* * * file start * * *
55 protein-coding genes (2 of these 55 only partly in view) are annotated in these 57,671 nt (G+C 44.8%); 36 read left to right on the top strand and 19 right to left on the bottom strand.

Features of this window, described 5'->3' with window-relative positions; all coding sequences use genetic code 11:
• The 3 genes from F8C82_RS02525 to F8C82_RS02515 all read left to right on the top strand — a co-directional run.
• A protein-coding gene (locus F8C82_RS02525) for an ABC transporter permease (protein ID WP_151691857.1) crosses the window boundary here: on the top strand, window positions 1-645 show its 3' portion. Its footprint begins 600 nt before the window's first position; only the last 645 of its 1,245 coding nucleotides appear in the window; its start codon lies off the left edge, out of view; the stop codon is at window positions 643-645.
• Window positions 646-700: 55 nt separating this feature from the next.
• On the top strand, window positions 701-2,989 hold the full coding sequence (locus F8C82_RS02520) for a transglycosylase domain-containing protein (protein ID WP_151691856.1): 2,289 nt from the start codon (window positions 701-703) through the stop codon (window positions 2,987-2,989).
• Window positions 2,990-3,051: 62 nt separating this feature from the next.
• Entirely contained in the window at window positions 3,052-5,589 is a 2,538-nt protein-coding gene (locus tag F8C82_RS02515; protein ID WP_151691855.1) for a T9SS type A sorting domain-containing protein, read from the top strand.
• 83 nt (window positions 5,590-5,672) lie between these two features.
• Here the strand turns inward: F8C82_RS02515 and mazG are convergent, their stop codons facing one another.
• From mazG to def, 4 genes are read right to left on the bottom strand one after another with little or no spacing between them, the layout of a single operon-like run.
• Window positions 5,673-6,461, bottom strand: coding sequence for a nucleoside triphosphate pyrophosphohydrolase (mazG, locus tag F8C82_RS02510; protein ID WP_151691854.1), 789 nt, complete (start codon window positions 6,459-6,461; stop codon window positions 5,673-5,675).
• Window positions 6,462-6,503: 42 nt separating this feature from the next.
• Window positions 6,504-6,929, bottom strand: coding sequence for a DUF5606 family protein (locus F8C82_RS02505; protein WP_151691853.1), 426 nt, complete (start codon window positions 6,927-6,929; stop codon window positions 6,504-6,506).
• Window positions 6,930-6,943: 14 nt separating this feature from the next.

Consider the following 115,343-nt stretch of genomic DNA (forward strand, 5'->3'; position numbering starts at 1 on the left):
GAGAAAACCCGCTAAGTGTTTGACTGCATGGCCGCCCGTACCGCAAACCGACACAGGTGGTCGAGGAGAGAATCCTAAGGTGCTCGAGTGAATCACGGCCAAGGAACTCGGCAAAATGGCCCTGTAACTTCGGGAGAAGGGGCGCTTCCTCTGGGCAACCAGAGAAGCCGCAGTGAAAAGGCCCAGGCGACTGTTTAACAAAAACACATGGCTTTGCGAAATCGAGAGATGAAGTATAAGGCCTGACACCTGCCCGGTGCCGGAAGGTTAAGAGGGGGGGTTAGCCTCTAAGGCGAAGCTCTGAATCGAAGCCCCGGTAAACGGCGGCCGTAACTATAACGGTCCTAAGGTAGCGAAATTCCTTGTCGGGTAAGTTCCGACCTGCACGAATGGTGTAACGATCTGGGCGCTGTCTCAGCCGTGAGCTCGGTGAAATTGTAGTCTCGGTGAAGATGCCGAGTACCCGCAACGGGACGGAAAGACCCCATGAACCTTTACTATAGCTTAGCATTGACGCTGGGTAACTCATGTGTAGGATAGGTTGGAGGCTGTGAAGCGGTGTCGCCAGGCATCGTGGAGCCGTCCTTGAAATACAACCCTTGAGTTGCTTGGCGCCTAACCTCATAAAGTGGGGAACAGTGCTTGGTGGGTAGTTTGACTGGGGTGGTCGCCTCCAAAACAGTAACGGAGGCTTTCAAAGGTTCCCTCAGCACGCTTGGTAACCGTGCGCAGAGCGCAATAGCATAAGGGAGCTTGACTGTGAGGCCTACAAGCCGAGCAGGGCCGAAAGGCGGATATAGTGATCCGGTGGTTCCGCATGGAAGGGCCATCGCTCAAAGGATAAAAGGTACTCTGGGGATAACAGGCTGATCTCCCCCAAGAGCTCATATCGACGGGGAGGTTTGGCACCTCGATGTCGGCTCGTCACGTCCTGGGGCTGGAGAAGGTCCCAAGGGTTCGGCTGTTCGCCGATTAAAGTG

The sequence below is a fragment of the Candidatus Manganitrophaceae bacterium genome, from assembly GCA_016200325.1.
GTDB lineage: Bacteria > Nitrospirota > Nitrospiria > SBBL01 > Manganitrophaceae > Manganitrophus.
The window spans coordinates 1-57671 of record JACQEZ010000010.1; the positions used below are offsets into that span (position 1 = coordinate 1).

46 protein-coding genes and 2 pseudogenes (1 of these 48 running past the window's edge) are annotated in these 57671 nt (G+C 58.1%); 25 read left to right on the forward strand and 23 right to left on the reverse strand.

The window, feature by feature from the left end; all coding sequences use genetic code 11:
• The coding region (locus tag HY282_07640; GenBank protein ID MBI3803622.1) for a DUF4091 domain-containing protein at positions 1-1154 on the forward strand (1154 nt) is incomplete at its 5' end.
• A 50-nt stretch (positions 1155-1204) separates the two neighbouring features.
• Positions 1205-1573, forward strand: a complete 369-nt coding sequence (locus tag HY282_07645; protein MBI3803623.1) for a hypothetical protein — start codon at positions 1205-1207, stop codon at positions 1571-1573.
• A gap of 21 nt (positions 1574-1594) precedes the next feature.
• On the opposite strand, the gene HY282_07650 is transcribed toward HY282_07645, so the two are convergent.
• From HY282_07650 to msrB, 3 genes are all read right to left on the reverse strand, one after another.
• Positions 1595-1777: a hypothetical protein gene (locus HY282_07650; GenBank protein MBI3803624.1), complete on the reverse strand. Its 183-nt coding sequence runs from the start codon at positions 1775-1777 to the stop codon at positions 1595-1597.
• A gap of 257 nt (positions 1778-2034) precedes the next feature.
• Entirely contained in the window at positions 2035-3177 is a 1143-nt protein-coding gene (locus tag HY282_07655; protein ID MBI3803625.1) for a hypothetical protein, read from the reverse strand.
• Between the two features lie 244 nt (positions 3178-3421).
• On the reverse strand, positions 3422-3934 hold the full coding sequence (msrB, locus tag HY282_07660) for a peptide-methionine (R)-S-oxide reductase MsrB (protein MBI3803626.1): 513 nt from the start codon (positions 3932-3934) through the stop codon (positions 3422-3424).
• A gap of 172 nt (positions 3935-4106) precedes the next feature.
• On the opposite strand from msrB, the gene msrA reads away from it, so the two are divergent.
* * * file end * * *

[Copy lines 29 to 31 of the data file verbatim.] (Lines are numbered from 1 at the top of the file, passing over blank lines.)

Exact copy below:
• Positions 1595-1777: a hypothetical protein gene (locus HY282_07650; GenBank protein MBI3803624.1), complete on the reverse strand. Its 183-nt coding sequence runs from the start codon at positions 1775-1777 to the stop codon at positions 1595-1597.
• A gap of 257 nt (positions 1778-2034) precedes the next feature.
• Entirely contained in the window at positions 2035-3177 is a 1143-nt protein-coding gene (locus tag HY282_07655; protein ID MBI3803625.1) for a hypothetical protein, read from the reverse strand.